News & Articles
The Biggest Challenges for Employers in 2021
COVID-19 brought about a shift in working culture unlike anything we have seen before, acting as the catalyst for long-term change in the workplace. As we approach one year since the pandemic hit the UK, what are the biggest challenges that employers are dealing with?
Mental and Physical Wellbeing
Employee wellbeing, in particular mental health, continues to come up high on the corporate agenda as the pandemic grinds on. A recent survey shows that 83% of businesses have seen an increased emphasis on wellbeing as a result of the COVID-19 impact (with a specific focus on wellbeing for home working) but the current concerns are two-fold.
From a physical health perspective, there is the need to support those employees suffering from Long Covid and the associated likelihood of long-term absence from working life. From a mental health perspective, the challenge is to minimise instances of workplace-related stress as well as invest into building a supportive, open company culture where employees are unafraid to ask for help. This will optimise workplace wellbeing and benefits take-up, minimising the risk of mental health issues being left to fester.
Employee Communication and Engagement
With the majority of employees now working remotely, all the traditional modes of communication have been compromised but effective interaction is essential for successful team management and to stay on top of employee wellbeing.
In 2021, we expect to see increased use of technology and apps by employers shaping their benefits packages to remote staff; the survey mentioned previously also reports that 48% of businesses are prioritising the use of technology more over the next 12 months and believe that this will positively impact employee engagement.
This ties in nicely with another trend, as remote employees are having increasingly higher expectations of the systems that they are expected to use to stay in touch and maintain productivity. When used effectively, apps provide a more flexible user experience while companies can align wider technology to their benefits strategy and take advantage of the many opportunities for communication.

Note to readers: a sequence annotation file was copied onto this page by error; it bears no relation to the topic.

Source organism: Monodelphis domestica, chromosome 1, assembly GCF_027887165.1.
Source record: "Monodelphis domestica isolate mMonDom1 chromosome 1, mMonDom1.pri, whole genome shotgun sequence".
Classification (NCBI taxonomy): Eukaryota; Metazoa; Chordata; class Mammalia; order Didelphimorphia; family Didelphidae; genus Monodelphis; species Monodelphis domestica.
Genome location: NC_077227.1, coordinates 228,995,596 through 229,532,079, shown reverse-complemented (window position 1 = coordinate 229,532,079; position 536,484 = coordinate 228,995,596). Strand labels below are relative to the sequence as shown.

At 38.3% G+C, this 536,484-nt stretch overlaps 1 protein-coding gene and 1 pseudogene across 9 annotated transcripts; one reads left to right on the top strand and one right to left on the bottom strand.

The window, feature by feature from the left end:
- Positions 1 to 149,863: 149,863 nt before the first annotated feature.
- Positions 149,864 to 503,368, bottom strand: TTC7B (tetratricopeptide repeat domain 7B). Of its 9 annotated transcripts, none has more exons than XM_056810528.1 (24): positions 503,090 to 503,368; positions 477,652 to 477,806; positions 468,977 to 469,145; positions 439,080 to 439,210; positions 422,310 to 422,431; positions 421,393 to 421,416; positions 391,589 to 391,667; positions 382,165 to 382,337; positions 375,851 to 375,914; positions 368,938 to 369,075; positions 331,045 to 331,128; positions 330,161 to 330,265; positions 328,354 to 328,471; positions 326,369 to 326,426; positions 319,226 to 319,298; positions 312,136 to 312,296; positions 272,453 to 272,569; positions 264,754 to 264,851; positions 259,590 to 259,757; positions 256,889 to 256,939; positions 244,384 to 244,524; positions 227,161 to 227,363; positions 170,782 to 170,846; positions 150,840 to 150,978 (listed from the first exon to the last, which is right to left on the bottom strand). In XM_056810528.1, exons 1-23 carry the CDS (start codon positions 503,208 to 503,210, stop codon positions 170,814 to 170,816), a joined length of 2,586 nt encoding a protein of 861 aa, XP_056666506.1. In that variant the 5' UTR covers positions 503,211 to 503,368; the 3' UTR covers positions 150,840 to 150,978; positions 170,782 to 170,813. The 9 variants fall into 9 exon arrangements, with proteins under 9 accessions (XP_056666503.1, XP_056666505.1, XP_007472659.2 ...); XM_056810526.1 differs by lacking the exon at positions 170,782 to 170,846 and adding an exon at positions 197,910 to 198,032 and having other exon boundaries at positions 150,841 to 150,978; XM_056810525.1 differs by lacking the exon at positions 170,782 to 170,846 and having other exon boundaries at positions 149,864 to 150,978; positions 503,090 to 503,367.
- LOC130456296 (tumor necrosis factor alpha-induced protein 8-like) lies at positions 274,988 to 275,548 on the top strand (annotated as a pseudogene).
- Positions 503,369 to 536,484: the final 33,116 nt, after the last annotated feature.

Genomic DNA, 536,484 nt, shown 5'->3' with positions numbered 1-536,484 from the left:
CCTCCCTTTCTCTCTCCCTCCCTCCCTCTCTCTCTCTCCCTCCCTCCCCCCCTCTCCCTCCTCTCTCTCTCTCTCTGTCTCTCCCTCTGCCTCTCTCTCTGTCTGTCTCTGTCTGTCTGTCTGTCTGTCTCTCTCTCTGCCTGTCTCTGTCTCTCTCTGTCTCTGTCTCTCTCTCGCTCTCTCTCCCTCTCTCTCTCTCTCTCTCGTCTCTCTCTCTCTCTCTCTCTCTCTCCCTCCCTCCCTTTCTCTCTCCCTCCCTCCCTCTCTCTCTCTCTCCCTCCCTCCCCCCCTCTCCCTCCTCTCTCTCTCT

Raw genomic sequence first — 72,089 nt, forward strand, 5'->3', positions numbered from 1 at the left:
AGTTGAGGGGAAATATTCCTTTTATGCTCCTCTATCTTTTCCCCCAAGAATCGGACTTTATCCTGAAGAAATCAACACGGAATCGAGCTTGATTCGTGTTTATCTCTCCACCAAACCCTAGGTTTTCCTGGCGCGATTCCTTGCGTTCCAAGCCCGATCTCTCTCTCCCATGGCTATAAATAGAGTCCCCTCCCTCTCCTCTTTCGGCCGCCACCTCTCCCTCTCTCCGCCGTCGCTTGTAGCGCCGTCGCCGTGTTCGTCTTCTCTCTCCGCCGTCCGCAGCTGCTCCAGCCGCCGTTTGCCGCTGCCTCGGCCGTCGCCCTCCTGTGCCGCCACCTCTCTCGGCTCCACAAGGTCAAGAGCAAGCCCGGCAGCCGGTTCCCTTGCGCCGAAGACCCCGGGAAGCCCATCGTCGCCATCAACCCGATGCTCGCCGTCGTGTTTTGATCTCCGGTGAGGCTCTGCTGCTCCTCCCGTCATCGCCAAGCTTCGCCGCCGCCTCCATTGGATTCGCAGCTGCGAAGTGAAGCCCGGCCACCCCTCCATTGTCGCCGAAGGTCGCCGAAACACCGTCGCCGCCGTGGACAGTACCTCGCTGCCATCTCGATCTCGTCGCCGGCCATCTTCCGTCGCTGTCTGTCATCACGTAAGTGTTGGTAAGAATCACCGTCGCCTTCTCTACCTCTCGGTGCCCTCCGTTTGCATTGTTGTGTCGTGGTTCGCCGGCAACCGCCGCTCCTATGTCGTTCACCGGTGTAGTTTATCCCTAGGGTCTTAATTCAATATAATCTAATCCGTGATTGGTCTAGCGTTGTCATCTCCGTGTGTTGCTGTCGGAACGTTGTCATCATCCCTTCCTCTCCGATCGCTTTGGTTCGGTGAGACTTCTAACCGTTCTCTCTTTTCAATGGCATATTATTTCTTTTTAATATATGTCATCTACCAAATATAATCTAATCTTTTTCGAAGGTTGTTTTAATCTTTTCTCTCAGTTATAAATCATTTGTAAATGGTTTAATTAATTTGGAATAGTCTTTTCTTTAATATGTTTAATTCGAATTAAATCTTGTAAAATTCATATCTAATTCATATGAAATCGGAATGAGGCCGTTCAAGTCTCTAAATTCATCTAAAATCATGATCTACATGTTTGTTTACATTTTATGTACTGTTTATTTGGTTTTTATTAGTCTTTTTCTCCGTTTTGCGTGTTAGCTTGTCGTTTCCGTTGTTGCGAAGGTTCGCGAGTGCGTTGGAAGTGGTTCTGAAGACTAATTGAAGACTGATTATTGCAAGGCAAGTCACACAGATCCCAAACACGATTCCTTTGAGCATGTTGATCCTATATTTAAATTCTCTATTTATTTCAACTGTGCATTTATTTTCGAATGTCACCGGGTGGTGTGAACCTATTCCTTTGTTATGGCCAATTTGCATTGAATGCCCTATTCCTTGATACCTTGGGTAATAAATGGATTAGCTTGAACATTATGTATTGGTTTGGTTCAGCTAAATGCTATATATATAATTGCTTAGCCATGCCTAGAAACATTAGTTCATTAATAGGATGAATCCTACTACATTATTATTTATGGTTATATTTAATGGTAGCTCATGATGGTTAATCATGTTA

This is also an effective way to communicate about benefits which should be an ongoing priority for employers. There has been a steady increase in the number of organisations developing or re-evaluating their Employee Value Propositions since the pandemic began, with a subsequent positive impact on employee engagement, retention and recruitment. As employees gain a greater understanding of the benefits on offer, they gain a deeper understanding and appreciation of their value to the business.
Educational content is another issue that has been pushed higher up the 2021 priority list for many businesses. This is no doubt due to the fact that COVID-19 comes with so many unknowns, meaning employees need reassurance now more than ever. To this end, technology is also a valuable channel that employers can use for “one-sided communication” i.e. to update their teams with important information via external links as well as internal memos such as evolving HR policies and invitations to training sessions or other similar events that demonstrate a consistent investment into employee wellbeing. This will also help those employees feeling isolated by working day-to-day without their team around them.
Prior to the pandemic, one of the biggest challenges for employers was how to provide benefits to meet the needs of different workplace demographics and it remains so. The key issue here is motivation. Employers must recognise that some people will work effectively from home and need less guidance; others will need more direction and structure in order to maintain productivity.
This is an evolving situation as the impact of the pandemic manifests differently in every individual and their working style. While the need also depends to some extent on the role and type of work being done, the best way to respond to this evolving need and maintain productivity is to stay in touch.
In the absence of day-to-day workplace interaction, arranging regular check-ins both individually and/or with your teams is essential. Keep meetings short enough to avoid adding more stress to busy employee schedules – especially for those juggling work with childcare duties – but leave enough time and space to ensure every employee feels seen and heard.
Regular, effective communication will have a positive impact on morale and prove that your company continues to invest in wellbeing and helping employees to understand the range of support available.
Protecting your People
Above all, people and their skills are every company’s biggest asset and every business need to keep employees healthy and balanced throughout this time. Recent research shows that over half (56%) of businesses surveyed have targeted their wellbeing initiatives to improve employee resilience.
Indeed, COVID-19 has been a true test of business strategy and endurance; now is the time to make sure your company is as resilient as possible to navigate the pandemic throughout 2021 and future-proof your employee benefits package. By identifying your employee needs and then aligning solutions appropriately, you can make sure your business comes out the other side stronger than before.
Aligning Workplace Wellbeing Initiatives with 2022 Health TrendsJanuary 17, 2022
Recruiting Talent during The Great ResignationDecember 22, 2021
Vintage Announce Brand RefreshDecember 16, 2021
Debt Management Strategies for Small BusinessesNovember 10, 2021
Managing Liquidity with Cash Flow ForecastingOctober 12, 2021